Queensland company accused of bribery in Nauru says charge


A Queensland exporter accused of systematically bribing Nauruan politicians for favourable mining deals on the Pacific island has applied to have a charge of foreign bribery permanently stayed, arguing “a fair trial is impossible” and accusing Australian authorities of mishandling the investigation and losing key evidence.

Court documents obtained by the Guardian reveal that lawyers for Getax Australia Pty Ltd have applied for a permanent stay. If successful, it would effectively permanently halt the company’s prosecution.

Getax Australia, a shipping and export company run by brothers Amit and Ashok Gupta and previously their now-deceased father, Govind Sahai, is accused of systematically bribing key politicians on Nauru in return for favourable deals on phosphate mining contracts.

The Getax case is one of the largest and most controversial foreign bribery cases involving Australian businesses and Nauru, a tiny Pacific state inextricably linked to Australia through a colonial history, Australia’s “enduring” offshore processing regime on the island and a continuing dependence on Australian aid.

A series of police investigations over more than a decade resulted in an indictment being laid against Getax. Presented to a court in January this year, it alleges one count of conspiracy to bribe a foreign public official.

The indictment alleges that between May 2007 and December 2012, Govind Sahai, Ashok, and Amit Gupta conspired with each other – “and unknown others” – to bribe Nauruan politicians and office bearers “with the intention of influencing foreign public officials in the Republic of Nauru in the exercise of their officials duties”.

The alleged offence occurred in Bundall, the site of Getax’s Australian headquarters on the Gold Coast, and is being heard in the Queensland district court. No criminal charges have been filed against any individuals; the foreign bribery charge has been laid against the company.

Lawyers acting for Getax argue the trial should be permanently stayed – essentially abandoning the prosecution – and that “the continuation of this criminal proceeding would amount to an abuse of the court’s processes”.

“A fair trial is impossible because evidence has been lost and essential witnesses have died causing irredeemable prejudice to the defendant [Getax],” an affidavit filed to the district court states.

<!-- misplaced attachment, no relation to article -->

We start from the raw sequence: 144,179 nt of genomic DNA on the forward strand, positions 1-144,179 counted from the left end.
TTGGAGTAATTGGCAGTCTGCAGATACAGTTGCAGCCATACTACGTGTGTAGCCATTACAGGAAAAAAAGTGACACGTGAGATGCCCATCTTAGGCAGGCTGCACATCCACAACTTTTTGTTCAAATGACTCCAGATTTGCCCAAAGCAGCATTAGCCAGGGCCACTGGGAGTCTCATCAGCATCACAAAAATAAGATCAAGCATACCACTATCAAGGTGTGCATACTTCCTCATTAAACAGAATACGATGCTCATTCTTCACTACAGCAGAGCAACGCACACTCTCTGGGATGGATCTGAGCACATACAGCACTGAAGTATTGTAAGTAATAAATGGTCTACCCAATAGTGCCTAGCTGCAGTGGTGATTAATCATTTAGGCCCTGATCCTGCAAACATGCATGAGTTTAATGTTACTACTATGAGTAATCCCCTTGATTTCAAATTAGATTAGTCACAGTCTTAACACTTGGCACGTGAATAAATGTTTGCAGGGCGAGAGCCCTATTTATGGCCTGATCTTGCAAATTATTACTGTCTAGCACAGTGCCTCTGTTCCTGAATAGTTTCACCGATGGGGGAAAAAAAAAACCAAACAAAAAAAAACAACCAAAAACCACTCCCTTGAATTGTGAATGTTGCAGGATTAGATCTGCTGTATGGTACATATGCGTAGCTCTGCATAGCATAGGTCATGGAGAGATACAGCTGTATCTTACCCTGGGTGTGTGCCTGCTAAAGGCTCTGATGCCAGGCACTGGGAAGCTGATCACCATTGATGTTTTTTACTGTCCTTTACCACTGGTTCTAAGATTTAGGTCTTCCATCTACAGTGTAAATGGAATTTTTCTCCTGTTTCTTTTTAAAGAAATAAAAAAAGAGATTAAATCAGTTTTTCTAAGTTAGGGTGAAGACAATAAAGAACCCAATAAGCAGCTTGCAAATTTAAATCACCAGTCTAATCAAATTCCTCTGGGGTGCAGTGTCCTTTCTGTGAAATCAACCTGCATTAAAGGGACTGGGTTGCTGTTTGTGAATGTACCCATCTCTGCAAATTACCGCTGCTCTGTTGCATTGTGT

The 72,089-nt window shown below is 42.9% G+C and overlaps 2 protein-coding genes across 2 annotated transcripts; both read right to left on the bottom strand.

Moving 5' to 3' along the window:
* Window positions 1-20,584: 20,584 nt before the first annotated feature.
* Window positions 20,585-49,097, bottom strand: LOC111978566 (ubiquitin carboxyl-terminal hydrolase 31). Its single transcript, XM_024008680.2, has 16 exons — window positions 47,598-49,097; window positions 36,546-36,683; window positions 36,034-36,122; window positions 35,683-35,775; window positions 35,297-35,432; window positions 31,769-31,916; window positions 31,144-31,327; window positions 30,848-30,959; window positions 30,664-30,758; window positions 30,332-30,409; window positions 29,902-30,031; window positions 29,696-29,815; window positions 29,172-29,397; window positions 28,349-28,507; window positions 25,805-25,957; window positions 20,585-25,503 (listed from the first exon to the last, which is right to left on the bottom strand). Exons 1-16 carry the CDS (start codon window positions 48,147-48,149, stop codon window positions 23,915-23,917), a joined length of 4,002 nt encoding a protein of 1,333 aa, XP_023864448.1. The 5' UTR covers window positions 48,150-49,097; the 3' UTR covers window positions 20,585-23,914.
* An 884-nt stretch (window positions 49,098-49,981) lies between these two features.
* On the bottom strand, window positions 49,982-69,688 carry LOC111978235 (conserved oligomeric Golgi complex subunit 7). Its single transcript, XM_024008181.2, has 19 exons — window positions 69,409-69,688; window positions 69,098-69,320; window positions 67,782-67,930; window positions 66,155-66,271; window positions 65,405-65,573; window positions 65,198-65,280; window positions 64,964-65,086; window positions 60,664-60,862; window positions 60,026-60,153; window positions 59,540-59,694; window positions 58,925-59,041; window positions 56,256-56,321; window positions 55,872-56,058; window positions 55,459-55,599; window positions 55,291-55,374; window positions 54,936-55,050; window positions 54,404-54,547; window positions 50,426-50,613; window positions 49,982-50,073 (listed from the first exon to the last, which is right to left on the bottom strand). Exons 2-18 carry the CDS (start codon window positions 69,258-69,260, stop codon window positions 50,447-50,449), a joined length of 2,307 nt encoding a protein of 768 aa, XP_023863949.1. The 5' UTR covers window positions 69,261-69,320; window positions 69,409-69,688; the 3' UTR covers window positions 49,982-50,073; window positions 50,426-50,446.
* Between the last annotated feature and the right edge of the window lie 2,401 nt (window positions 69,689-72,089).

“The loss of evidence and the unavailability of witnesses have happened because of unjustified and inexplicable delays in investigating and prosecuting the case by commonwealth agencies including the Australian federal police.”

The affidavit argues the commonwealth director of public prosecutions had been responsible for repeated delays in the case, missed deadlines imposed by the court and had failed to disclose documents it was legally required to.

“These developments, individually and cumulatively, give rise to a serious concern about the CDPP’s conduct of the prosecution of our client. The conduct magnifies prejudice already suffered by our client.”

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Lawyers for Getax have sought comprehensive records and correspondence between the AFP and numerous government departments, including the Department of the Attorney General and the Department of Home Affairs.

“The CDPP’s failure to provide the requested documents in a timely manner … is seriously troubling. The lack of disclosure has prejudiced, and continues to prejudice, our client’s ability to … defend the proceeding.”

The court documents reference a “phosphate mining case” identified by the OECD in 2012, in which an Australian company allegedly bribed parliamentarians in a foreign country to obtain a phosphate mining permit.

Nauru, one of the smallest independent states in the world, is just 21 sq km, about the size of a city airport. Almost 80% of the nation’s landmass has been rendered unliveable through the strip mining of phosphate, largely by Australian, New Zealand and British companies. Secondary phosphate mining continues on the island, albeit a shadow of the former industry.

In the years immediately after independence in 1968, Nauru had the second-highest per-capita GDP in the world on the back of its massive mid-century phosphate royalties, behind only oil-rich Saudi Arabia. But its wealth was squandered by a series of incompetent governments who found extravagant and spectacular ways to lose money (including, notoriously, funding a disastrous West End musical based on the life of Leonardo da Vinci). Nauru’s central bank collapsed, the country’s real estate overseas was repossessed and its planes seized off foreign airport runways.

The Getax case is set for a pre-trial hearing in Brisbane’s district court on Monday.

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